Now I understand that there are MORE PC game sales and the discounts can be even steeper than what you get on consoles. I expect that is mostly due to competition, both in the fact that there are so many PC games vying for your attention, and the fact that you can buy from Steam or from Green Man Gaming or some gray-market reseller, or you can just pirate. So if you want to make the argument that PC games often get discounted more deeply than console games do, I’ll grant you that.

But to say that digital games never go on sale is just lunacy and it bugs me. On the off chance that you’re so ensconced in PC gaming that you actually believe this fallacy, well now I’ve educated you. In fact buying console games at launch for full price is just as silly as doing the same thing on PC because ALL games drop in price, most of them after a month or so. (Call of Duty and Grand Theft Auto both seem resistant to this trend; they hold their full price for a long time.)

8 thoughts on “The Myth of the Missing Game Sales

  1. I think that any PC elite that uses digital game sales as a point in favor of their chosen gaming platform is either

    A) stuck in the past (maybe 3 years ago when digital console sales weren’t as prevalent)
    B) oblivious
    C) lying to try to make PCs look better

    The deep discount console digital sales are more of a recent development as Microsoft and Sony figured out how lucrative they can really be. There will always be people who refuse to see any other way when they’ve planted their flag in the ground. Unfortunately those people usually are the loudest.

  2. Buying either console or PC games “at launch for full price” is neither silly nor is it the same as buying either, later, at a reduced price. The purchases in question each include both the game and the time frame within which the game is played. You can buy the game at a later stage but you cannot, ever, by definition, buy the game at launch at a later stage. If you want that, you have to pay the price at launch. There is no other option.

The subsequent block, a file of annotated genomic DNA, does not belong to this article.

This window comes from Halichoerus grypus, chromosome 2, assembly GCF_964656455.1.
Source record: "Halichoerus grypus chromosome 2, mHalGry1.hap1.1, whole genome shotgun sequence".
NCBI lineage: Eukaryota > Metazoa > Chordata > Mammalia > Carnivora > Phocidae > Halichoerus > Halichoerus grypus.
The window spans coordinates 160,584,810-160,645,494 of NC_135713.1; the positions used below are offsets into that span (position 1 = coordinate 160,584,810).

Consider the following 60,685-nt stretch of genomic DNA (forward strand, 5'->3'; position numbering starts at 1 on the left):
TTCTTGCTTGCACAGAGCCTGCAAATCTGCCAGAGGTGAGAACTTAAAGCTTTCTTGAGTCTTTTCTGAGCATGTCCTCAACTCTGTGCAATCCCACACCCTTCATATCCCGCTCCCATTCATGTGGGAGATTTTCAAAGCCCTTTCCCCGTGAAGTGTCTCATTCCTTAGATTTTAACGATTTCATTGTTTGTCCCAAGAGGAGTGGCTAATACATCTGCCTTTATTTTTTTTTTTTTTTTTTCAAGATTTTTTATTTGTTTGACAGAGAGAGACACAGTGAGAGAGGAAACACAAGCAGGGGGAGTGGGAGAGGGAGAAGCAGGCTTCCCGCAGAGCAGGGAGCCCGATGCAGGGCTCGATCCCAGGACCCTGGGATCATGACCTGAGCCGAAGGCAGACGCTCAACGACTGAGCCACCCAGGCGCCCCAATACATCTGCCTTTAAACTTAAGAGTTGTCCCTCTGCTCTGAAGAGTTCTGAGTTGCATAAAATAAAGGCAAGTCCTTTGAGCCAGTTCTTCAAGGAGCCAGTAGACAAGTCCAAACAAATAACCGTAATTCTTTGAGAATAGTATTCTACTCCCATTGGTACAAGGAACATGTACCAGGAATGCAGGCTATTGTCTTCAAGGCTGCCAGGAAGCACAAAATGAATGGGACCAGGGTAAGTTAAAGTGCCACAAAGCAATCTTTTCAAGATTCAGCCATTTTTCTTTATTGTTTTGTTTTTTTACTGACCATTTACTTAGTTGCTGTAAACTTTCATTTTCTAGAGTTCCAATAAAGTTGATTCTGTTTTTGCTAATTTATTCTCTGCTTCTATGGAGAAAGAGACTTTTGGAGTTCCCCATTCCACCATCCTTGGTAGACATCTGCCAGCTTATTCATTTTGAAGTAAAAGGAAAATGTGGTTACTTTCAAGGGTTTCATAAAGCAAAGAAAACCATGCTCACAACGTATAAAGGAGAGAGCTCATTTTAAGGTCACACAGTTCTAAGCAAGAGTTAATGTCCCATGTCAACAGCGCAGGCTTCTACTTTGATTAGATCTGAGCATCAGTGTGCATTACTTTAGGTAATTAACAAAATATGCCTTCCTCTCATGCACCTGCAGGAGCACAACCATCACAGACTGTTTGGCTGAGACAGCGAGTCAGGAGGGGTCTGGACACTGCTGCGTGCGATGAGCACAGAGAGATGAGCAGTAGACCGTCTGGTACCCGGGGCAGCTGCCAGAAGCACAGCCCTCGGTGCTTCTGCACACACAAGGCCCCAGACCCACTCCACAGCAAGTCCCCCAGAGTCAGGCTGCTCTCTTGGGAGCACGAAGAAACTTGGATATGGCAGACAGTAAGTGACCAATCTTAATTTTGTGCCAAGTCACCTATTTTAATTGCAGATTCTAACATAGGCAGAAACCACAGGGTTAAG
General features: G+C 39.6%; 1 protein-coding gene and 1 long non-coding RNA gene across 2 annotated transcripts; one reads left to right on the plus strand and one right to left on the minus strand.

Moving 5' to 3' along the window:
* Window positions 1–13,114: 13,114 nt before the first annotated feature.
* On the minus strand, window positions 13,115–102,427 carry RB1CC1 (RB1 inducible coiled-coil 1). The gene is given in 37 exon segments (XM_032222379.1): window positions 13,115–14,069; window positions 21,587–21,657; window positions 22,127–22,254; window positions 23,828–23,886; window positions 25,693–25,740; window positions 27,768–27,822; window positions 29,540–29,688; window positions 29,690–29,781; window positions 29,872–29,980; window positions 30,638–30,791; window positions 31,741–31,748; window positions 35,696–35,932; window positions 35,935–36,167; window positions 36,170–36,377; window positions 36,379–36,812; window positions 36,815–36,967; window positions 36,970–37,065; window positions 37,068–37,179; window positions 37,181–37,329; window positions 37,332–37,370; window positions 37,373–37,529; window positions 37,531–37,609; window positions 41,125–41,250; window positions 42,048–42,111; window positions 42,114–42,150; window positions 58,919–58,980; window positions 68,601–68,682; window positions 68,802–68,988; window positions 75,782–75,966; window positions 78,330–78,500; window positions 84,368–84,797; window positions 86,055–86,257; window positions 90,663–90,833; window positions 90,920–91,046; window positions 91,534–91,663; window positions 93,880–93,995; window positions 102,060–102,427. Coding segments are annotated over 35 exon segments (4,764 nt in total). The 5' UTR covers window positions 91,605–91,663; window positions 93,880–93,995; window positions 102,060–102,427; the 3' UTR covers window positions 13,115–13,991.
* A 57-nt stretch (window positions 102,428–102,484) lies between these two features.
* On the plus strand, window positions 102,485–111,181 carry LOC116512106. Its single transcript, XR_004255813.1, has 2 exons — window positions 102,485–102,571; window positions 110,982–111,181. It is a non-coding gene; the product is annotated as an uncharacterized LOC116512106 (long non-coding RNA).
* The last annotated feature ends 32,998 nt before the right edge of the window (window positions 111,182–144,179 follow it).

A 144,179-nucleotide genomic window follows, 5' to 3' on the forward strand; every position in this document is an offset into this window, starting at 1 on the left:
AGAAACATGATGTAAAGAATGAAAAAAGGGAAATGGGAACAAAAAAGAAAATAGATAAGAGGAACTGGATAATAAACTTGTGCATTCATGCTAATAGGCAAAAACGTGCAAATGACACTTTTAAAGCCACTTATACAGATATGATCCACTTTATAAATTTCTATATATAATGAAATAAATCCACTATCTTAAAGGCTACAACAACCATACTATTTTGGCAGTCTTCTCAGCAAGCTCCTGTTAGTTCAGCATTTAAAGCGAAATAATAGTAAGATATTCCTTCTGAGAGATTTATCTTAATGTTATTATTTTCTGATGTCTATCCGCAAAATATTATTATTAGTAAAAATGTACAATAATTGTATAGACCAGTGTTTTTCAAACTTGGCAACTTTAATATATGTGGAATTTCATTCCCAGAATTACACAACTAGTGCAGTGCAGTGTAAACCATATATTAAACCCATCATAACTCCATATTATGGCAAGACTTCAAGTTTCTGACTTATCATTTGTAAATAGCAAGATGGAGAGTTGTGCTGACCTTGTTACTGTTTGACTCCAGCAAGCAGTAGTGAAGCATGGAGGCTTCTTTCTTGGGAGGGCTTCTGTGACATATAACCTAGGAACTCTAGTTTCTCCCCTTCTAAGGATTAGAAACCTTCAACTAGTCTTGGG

It always surprises me that people don’t differentiate between the experiences they are paying for when things like this are discussed. A game is not just a game any more than a book is just a book or a movie just a movie. I believe most people do understand what they are paying for and what they are choosing not to pay for but for some reason no-one ever seems to care to include those factors in the arguments and debates. Instead everyone seems to prefer to stick to an agreed fiction that a game is the same game whenever you buy it and whenever you play it, which seems to me to be self-evidently untrue.

  3. @bhagpuss — You are right of course. These days games are generally at their worst when they launch and are sold at full price. Then over time the developers patch out bugs, add new content or features, and generally improve the experience.

    As a recent example let’s look at Final Fantasy XV. Over the next year the developers intend to add more cut scenes, work on improving a criticized chapter of the game and tweak other aspects. While they are doing this, the cost of the game will drop.

    Another example, you can often wait a year for a “Game of the Year” edition or a “Definitive Edition” that comes with all the DLC that launch purchasers had to pay for.